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No consensus among finance chiefs at IMF talks due to Ukraine war
The International Monetary Fund ended its semi-annual gathering of global finance chiefs without a consensus for the first time in its history on Thursday, a sign of the strains created by Russia's invasion of Ukraine.
The war and the raft of sanctions on Moscow have endangered the global recovery from the Covid-19 pandemic and threatened global cooperation.
"This meeting has obviously not been business as usual," Spain's Economy Minister Nadia Calvino told the reporters at the conclusion of the IMF spring meeting.
"Russia's war against Ukraine has made it impossible to come to a consensus on a communique," she said.
The Washington-based crisis lender, created after World War II to help in the reconstruction of Europe, relies on consensus among ministers at these meetings, although the day-to-day operations rely on the IMF board, where the United States wields a deciding vote.
Instead of the traditional communique, Calvino -- who chairs the fund's steering committee, the International Monetary and Financial Committee -- issued a statement saying she had the support of the "overwhelming majority" of the 189 members.
In addition, there was "virtual unanimity on the substantive issues on the table," she said.
The Russian attack on its neighbor has caused food and energy prices to soar worldwide, fueling already-rising inflation, and causing the IMF to slash its growth forecast for the global economy to 3.6 percent this year.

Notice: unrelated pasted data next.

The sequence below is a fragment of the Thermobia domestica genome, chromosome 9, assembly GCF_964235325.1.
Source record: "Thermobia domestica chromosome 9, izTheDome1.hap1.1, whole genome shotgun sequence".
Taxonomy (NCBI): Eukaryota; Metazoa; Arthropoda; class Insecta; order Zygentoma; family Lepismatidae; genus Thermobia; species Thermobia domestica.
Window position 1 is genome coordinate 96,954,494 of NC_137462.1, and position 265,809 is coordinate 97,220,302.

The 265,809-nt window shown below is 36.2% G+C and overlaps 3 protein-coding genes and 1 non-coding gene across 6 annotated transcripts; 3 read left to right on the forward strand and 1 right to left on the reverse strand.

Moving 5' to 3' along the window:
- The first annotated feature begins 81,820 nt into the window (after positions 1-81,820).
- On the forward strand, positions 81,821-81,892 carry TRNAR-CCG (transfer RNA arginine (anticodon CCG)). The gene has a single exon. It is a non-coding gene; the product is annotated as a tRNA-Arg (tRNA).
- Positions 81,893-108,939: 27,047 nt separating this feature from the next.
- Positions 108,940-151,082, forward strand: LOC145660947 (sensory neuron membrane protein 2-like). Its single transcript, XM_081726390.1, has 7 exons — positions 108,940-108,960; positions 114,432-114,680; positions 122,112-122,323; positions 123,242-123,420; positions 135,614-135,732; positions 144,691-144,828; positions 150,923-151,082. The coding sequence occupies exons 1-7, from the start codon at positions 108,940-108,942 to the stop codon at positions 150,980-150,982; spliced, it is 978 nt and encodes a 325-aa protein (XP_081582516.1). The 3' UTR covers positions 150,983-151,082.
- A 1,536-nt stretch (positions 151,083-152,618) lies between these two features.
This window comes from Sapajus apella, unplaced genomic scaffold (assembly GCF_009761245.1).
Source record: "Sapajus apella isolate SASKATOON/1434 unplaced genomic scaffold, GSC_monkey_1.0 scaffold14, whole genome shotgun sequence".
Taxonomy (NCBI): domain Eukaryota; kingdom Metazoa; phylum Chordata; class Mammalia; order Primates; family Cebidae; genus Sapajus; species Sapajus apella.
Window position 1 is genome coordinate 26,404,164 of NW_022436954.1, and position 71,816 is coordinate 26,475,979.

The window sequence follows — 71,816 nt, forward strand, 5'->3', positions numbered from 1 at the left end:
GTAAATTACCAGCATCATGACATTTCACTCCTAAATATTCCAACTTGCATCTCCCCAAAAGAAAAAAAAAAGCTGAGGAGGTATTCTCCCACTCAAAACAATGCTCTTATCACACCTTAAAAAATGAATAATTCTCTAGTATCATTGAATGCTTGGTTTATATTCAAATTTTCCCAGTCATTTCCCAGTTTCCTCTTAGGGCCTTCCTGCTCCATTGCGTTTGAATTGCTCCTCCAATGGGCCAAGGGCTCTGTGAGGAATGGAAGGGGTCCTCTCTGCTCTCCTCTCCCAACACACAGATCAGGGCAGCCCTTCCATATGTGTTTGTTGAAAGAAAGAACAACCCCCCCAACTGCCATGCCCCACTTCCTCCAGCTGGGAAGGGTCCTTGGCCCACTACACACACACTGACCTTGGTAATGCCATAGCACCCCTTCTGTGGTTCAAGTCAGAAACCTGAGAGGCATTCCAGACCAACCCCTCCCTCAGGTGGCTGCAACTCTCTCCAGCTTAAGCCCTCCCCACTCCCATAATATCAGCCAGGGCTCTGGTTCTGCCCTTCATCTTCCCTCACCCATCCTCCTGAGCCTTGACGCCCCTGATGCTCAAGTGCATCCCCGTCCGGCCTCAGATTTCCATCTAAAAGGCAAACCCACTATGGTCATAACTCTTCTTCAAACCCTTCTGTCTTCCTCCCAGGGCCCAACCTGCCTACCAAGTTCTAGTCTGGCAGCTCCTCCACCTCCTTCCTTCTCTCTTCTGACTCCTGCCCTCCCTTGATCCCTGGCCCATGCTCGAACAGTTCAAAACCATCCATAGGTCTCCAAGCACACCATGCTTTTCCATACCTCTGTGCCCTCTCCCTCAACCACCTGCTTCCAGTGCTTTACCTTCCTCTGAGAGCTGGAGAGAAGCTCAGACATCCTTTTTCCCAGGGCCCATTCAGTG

It also raises fear of a food and debt crisis amid reduced grain supplies, and rising interest rates to combat inflation.
Finance ministers and central bankers "have made an overwhelming call to stop the war," and voiced concerns about the economic impact, "which goes beyond neighboring countries and has a global scope," Calvino said.
"If there has been a time for multilateralism it is now and against this truly challenging background, we need the international community to come together, stand strong and demonstrate our full commitment to cooperation."
With many poor nations facing debt distress, officials this week have lamented the slow pace of implementation of the G20 Common Framework created during the pandemic to help heavily indebted countries find a path to restructure their obligations.
A key hurdle has been the lack of information on the size of debt owed to China, and only three countries -- Chad, Ethiopia and Zambia -- have even requested assistance under the framework.
But IMF Managing Director Kristalina Georgieva said China made "a very concrete commitment" to join the creditors committee for Zambia and "to work constructively" on the debt resolution process.
Earlier Thursday, US Treasury Secretary Janet Yellen called on Beijing to do more to advance the process of helping indebted countries.
"I have been very disappointed by the failure of that framework to deliver relief for more countries. And I've explicitly called out China," Yellen told reporters.